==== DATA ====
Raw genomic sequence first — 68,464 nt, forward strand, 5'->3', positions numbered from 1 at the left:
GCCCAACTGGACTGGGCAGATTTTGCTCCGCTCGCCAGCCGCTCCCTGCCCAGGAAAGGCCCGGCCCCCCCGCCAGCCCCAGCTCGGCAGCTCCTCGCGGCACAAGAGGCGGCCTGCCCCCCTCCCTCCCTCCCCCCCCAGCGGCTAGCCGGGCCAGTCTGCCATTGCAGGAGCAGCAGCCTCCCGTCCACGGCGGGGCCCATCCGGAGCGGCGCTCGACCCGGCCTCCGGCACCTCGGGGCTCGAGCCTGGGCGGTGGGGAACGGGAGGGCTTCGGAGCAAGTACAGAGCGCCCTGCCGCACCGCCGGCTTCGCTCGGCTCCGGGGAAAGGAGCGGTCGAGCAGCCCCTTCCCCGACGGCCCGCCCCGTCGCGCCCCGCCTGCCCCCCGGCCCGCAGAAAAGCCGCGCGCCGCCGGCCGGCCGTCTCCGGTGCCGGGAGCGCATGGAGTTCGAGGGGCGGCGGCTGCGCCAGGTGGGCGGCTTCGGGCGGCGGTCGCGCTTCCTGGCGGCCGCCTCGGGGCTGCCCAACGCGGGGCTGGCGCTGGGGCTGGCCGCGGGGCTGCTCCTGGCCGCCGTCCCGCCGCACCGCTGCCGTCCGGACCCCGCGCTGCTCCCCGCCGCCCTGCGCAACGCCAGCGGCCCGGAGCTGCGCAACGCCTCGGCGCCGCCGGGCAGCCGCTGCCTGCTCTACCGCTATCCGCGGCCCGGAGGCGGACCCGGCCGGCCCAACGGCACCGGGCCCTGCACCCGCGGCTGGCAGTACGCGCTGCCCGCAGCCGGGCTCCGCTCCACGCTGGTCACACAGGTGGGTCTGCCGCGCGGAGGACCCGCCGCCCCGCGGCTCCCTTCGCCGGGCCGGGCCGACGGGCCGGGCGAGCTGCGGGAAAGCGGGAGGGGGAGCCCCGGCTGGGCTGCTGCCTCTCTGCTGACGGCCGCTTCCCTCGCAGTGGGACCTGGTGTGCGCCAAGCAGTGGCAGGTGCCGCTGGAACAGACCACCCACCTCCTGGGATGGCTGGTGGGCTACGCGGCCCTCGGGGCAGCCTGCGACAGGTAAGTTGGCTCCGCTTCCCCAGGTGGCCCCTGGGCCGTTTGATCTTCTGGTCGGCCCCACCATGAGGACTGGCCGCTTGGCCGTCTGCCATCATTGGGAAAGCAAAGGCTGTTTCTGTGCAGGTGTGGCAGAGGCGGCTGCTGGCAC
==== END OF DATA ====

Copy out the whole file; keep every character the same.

Raw genomic sequence first — 68,464 nt, forward strand, 5'->3', positions numbered from 1 at the left:
GCCCAACTGGACTGGGCAGATTTTGCTCCGCTCGCCAGCCGCTCCCTGCCCAGGAAAGGCCCGGCCCCCCCGCCAGCCCCAGCTCGGCAGCTCCTCGCGGCACAAGAGGCGGCCTGCCCCCCTCCCTCCCTCCCCCCCCAGCGGCTAGCCGGGCCAGTCTGCCATTGCAGGAGCAGCAGCCTCCCGTCCACGGCGGGGCCCATCCGGAGCGGCGCTCGACCCGGCCTCCGGCACCTCGGGGCTCGAGCCTGGGCGGTGGGGAACGGGAGGGCTTCGGAGCAAGTACAGAGCGCCCTGCCGCACCGCCGGCTTCGCTCGGCTCCGGGGAAAGGAGCGGTCGAGCAGCCCCTTCCCCGACGGCCCGCCCCGTCGCGCCCCGCCTGCCCCCCGGCCCGCAGAAAAGCCGCGCGCCGCCGGCCGGCCGTCTCCGGTGCCGGGAGCGCATGGAGTTCGAGGGGCGGCGGCTGCGCCAGGTGGGCGGCTTCGGGCGGCGGTCGCGCTTCCTGGCGGCCGCCTCGGGGCTGCCCAACGCGGGGCTGGCGCTGGGGCTGGCCGCGGGGCTGCTCCTGGCCGCCGTCCCGCCGCACCGCTGCCGTCCGGACCCCGCGCTGCTCCCCGCCGCCCTGCGCAACGCCAGCGGCCCGGAGCTGCGCAACGCCTCGGCGCCGCCGGGCAGCCGCTGCCTGCTCTACCGCTATCCGCGGCCCGGAGGCGGACCCGGCCGGCCCAACGGCACCGGGCCCTGCACCCGCGGCTGGCAGTACGCGCTGCCCGCAGCCGGGCTCCGCTCCACGCTGGTCACACAGGTGGGTCTGCCGCGCGGAGGACCCGCCGCCCCGCGGCTCCCTTCGCCGGGCCGGGCCGACGGGCCGGGCGAGCTGCGGGAAAGCGGGAGGGGGAGCCCCGGCTGGGCTGCTGCCTCTCTGCTGACGGCCGCTTCCCTCGCAGTGGGACCTGGTGTGCGCCAAGCAGTGGCAGGTGCCGCTGGAACAGACCACCCACCTCCTGGGATGGCTGGTGGGCTACGCGGCCCTCGGGGCAGCCTGCGACAGGTAAGTTGGCTCCGCTTCCCCAGGTGGCCCCTGGGCCGTTTGATCTTCTGGTCGGCCCCACCATGAGGACTGGCCGCTTGGCCGTCTGCCATCATTGGGAAAGCAAAGGCTGTTTCTGTGCAGGTGTGGCAGAGGCGGCTGCTGGCAC